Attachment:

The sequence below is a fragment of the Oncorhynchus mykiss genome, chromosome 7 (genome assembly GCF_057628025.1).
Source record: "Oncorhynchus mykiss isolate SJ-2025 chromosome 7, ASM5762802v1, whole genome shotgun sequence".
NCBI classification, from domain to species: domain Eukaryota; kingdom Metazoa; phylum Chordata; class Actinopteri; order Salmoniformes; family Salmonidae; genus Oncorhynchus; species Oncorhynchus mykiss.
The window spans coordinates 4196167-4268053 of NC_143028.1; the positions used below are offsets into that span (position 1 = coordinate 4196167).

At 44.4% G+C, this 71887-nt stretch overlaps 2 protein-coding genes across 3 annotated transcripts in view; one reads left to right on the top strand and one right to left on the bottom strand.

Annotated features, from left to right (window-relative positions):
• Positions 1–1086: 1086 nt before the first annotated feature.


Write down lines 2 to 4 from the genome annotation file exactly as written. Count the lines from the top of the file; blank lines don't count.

Source record: "Oncorhynchus mykiss isolate SJ-2025 chromosome 7, ASM5762802v1, whole genome shotgun sequence".
NCBI classification, from domain to species: domain Eukaryota; kingdom Metazoa; phylum Chordata; class Actinopteri; order Salmoniformes; family Salmonidae; genus Oncorhynchus; species Oncorhynchus mykiss.
The window spans coordinates 4196167-4268053 of NC_143028.1; the positions used below are offsets into that span (position 1 = coordinate 4196167).